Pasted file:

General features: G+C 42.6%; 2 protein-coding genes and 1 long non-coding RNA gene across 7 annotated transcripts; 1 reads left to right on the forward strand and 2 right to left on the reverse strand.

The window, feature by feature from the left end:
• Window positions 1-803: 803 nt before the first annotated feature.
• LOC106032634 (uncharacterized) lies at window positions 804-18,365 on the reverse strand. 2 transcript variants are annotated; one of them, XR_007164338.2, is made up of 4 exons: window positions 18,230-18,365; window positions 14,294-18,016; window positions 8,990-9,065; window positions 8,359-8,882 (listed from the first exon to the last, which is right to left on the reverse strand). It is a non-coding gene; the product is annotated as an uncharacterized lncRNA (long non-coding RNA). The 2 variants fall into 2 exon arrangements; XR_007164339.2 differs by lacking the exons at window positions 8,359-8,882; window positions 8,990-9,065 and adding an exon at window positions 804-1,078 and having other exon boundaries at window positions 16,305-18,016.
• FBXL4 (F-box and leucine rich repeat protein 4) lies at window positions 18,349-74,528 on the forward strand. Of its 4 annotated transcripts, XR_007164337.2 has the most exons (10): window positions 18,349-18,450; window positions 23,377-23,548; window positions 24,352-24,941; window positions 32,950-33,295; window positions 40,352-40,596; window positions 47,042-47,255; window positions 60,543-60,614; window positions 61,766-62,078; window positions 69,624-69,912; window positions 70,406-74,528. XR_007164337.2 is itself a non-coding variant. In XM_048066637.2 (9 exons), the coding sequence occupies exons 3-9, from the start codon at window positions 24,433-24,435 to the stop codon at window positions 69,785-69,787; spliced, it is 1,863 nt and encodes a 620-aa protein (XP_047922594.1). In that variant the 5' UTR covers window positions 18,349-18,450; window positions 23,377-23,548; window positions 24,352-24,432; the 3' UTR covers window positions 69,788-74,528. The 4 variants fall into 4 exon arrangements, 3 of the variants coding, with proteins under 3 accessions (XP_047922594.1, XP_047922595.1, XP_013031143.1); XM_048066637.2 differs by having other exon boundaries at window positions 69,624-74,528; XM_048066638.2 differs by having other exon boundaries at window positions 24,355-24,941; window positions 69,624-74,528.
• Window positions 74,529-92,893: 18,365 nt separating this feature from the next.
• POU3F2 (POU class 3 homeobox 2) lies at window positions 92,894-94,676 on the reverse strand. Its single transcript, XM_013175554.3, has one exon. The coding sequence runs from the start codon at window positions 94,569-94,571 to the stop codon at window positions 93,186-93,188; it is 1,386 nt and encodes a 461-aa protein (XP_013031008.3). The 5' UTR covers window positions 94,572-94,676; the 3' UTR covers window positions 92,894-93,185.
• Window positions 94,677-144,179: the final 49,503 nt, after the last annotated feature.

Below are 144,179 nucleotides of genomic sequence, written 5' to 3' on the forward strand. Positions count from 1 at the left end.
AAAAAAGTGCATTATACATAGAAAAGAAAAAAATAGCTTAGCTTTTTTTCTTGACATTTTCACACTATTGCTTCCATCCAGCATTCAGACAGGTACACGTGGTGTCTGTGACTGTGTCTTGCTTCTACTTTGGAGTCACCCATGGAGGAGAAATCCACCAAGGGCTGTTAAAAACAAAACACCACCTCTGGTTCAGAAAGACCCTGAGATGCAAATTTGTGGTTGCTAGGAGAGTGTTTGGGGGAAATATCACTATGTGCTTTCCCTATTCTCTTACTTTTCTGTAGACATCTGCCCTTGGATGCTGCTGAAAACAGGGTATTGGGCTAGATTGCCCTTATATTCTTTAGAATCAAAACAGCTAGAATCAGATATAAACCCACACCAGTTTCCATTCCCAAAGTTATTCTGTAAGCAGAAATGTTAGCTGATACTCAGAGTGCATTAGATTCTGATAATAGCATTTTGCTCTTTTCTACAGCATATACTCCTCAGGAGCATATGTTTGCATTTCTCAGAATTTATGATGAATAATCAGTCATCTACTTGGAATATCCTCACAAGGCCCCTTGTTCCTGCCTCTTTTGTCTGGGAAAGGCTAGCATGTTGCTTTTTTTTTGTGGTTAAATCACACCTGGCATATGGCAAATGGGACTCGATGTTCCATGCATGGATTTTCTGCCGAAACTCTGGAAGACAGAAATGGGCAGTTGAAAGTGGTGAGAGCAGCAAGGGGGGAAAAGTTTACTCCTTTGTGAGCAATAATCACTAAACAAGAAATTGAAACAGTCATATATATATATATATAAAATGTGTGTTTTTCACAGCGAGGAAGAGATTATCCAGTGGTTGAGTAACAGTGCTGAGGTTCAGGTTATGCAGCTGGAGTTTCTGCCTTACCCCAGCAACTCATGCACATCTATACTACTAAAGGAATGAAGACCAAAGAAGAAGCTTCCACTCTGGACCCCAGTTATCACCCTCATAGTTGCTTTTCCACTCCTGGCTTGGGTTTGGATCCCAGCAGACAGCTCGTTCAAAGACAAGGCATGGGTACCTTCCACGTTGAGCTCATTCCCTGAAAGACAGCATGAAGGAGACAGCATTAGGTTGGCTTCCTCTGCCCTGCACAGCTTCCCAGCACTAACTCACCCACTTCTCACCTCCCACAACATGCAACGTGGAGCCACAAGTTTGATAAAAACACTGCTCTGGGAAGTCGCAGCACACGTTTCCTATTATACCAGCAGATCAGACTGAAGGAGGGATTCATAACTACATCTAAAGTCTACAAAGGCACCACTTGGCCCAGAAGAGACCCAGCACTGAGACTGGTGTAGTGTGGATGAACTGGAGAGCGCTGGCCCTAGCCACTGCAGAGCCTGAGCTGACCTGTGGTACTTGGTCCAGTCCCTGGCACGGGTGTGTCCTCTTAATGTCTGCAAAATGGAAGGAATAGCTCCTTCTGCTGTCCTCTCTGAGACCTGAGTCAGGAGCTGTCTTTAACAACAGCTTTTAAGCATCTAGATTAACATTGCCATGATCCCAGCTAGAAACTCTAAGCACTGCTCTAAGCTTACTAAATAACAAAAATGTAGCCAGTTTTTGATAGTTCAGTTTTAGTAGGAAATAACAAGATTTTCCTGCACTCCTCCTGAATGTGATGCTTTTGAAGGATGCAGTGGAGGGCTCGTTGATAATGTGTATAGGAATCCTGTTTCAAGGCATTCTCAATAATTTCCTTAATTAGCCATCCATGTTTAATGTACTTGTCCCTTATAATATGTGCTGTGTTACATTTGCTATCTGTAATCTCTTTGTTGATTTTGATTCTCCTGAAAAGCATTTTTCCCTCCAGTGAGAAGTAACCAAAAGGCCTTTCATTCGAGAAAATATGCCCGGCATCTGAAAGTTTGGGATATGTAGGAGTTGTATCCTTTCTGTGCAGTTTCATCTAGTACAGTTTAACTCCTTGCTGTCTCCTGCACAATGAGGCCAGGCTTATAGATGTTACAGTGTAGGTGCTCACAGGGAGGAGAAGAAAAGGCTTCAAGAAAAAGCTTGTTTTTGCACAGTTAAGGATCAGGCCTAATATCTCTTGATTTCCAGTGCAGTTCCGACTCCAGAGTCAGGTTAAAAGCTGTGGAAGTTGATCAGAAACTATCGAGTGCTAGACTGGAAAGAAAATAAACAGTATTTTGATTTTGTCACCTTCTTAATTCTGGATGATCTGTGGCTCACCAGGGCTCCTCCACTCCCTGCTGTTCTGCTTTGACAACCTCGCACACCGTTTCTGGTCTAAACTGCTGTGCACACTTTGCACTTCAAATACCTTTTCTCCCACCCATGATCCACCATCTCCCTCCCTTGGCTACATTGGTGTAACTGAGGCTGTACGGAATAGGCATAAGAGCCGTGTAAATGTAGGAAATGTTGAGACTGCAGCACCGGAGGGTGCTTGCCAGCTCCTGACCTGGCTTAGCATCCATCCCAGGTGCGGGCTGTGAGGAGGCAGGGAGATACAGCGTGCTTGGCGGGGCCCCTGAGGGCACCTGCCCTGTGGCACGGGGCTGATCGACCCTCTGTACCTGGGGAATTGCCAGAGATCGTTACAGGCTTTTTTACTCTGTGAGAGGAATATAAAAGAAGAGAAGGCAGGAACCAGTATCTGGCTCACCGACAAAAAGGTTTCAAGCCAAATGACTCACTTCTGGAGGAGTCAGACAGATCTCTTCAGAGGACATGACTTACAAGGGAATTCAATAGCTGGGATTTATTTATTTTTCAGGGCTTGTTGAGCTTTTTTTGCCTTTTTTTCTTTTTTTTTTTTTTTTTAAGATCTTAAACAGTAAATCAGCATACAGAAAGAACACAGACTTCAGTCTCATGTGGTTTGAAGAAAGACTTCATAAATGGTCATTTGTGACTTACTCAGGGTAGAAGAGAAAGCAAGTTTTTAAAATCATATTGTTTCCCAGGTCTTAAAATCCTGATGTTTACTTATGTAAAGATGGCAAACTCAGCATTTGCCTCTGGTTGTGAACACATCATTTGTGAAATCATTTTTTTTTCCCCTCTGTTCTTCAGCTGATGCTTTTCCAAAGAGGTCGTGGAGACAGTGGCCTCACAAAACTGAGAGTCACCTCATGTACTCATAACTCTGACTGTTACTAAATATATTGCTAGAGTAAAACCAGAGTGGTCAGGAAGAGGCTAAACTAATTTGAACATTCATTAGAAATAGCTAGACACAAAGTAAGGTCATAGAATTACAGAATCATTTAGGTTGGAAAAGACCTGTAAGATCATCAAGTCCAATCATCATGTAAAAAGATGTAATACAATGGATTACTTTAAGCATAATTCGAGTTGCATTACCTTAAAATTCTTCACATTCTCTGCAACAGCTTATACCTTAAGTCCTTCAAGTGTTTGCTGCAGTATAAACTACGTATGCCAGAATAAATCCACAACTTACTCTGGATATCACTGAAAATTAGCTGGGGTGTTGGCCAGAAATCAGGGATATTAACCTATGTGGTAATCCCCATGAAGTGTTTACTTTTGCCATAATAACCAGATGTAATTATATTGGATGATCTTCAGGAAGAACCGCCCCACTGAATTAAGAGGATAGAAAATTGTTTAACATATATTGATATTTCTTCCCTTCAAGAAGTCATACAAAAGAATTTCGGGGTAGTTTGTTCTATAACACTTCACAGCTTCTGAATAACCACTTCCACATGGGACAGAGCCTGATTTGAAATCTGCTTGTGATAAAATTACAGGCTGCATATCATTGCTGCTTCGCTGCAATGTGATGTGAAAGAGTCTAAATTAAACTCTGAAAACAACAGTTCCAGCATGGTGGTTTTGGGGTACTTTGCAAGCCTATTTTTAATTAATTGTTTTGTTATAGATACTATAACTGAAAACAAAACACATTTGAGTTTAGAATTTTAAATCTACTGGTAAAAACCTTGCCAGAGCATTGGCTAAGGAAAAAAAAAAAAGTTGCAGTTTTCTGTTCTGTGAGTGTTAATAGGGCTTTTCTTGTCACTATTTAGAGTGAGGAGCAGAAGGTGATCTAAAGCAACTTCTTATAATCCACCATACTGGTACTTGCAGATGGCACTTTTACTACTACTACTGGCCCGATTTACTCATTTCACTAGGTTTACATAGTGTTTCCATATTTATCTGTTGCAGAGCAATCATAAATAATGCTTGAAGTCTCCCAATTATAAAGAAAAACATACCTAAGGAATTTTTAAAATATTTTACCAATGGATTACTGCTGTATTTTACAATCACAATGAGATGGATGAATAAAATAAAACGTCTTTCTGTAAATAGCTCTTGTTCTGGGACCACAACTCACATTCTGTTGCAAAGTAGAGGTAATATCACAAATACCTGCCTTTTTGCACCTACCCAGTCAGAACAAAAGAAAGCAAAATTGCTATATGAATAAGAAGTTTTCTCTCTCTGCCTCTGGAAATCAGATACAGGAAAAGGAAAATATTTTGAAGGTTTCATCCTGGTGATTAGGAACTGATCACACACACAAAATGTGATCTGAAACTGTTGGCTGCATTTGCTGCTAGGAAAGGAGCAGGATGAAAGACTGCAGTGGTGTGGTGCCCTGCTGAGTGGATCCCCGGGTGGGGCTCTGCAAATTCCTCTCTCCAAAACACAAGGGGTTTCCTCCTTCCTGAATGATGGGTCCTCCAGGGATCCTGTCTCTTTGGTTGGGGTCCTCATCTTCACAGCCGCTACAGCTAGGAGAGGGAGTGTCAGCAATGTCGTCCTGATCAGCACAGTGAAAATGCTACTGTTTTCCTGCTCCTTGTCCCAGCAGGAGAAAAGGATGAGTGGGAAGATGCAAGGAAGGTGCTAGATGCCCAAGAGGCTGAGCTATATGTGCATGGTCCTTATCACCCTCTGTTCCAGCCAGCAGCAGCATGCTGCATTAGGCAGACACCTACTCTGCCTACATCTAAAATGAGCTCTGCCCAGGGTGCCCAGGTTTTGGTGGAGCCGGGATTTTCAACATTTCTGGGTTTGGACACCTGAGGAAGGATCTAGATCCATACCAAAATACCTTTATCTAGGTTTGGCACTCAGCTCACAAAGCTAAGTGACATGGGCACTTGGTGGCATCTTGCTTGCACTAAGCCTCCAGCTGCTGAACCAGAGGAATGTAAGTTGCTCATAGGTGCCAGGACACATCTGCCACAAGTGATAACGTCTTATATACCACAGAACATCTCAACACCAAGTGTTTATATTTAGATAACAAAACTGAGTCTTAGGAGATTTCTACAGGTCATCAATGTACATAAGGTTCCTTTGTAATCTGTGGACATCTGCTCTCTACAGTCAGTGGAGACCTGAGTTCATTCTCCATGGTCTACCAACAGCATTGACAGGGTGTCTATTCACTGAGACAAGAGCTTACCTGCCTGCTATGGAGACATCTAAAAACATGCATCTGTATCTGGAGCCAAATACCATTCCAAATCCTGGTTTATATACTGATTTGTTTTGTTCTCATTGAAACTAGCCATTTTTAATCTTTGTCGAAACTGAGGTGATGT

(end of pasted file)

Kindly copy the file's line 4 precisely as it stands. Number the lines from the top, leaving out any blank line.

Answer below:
• LOC106032634 (uncharacterized) lies at window positions 804-18,365 on the reverse strand. 2 transcript variants are annotated; one of them, XR_007164338.2, is made up of 4 exons: window positions 18,230-18,365; window positions 14,294-18,016; window positions 8,990-9,065; window positions 8,359-8,882 (listed from the first exon to the last, which is right to left on the reverse strand). It is a non-coding gene; the product is annotated as an uncharacterized lncRNA (long non-coding RNA). The 2 variants fall into 2 exon arrangements; XR_007164339.2 differs by lacking the exons at window positions 8,359-8,882; window positions 8,990-9,065 and adding an exon at window positions 804-1,078 and having other exon boundaries at window positions 16,305-18,016.